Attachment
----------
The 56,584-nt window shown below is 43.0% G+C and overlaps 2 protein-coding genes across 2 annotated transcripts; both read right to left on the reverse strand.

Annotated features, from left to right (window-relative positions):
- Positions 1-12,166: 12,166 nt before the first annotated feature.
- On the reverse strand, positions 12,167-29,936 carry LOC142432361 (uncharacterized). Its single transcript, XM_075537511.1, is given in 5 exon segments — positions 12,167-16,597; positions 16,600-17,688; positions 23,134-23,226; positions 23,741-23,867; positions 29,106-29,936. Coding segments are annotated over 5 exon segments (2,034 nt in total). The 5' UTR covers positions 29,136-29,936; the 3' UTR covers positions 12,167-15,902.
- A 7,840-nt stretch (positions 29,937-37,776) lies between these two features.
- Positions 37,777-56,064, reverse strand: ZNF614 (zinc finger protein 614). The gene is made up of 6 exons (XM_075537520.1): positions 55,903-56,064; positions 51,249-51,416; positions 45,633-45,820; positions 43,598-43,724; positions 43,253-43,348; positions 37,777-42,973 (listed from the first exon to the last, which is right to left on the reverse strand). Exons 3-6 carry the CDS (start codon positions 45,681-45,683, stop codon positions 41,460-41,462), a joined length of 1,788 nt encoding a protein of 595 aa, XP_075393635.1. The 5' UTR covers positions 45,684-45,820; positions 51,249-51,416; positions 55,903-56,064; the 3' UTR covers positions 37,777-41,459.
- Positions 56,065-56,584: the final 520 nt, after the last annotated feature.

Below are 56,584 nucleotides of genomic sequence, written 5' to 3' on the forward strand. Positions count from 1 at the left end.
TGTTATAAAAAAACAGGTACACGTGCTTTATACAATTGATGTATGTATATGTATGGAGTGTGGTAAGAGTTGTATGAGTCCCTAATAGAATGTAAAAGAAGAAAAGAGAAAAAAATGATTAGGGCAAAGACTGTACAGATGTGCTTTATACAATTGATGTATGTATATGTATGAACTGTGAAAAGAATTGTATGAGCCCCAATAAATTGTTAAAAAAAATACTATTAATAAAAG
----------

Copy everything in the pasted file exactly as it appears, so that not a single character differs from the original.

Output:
The 56,584-nt window shown below is 43.0% G+C and overlaps 2 protein-coding genes across 2 annotated transcripts; both read right to left on the reverse strand.

Annotated features, from left to right (window-relative positions):
- Positions 1-12,166: 12,166 nt before the first annotated feature.
- On the reverse strand, positions 12,167-29,936 carry LOC142432361 (uncharacterized). Its single transcript, XM_075537511.1, is given in 5 exon segments — positions 12,167-16,597; positions 16,600-17,688; positions 23,134-23,226; positions 23,741-23,867; positions 29,106-29,936. Coding segments are annotated over 5 exon segments (2,034 nt in total). The 5' UTR covers positions 29,136-29,936; the 3' UTR covers positions 12,167-15,902.
- A 7,840-nt stretch (positions 29,937-37,776) lies between these two features.
- Positions 37,777-56,064, reverse strand: ZNF614 (zinc finger protein 614). The gene is made up of 6 exons (XM_075537520.1): positions 55,903-56,064; positions 51,249-51,416; positions 45,633-45,820; positions 43,598-43,724; positions 43,253-43,348; positions 37,777-42,973 (listed from the first exon to the last, which is right to left on the reverse strand). Exons 3-6 carry the CDS (start codon positions 45,681-45,683, stop codon positions 41,460-41,462), a joined length of 1,788 nt encoding a protein of 595 aa, XP_075393635.1. The 5' UTR covers positions 45,684-45,820; positions 51,249-51,416; positions 55,903-56,064; the 3' UTR covers positions 37,777-41,459.
- Positions 56,065-56,584: the final 520 nt, after the last annotated feature.

Below are 56,584 nucleotides of genomic sequence, written 5' to 3' on the forward strand. Positions count from 1 at the left end.
TGTTATAAAAAAACAGGTACACGTGCTTTATACAATTGATGTATGTATATGTATGGAGTGTGGTAAGAGTTGTATGAGTCCCTAATAGAATGTAAAAGAAGAAAAGAGAAAAAAATGATTAGGGCAAAGACTGTACAGATGTGCTTTATACAATTGATGTATGTATATGTATGAACTGTGAAAAGAATTGTATGAGCCCCAATAAATTGTTAAAAAAAATACTATTAATAAAAG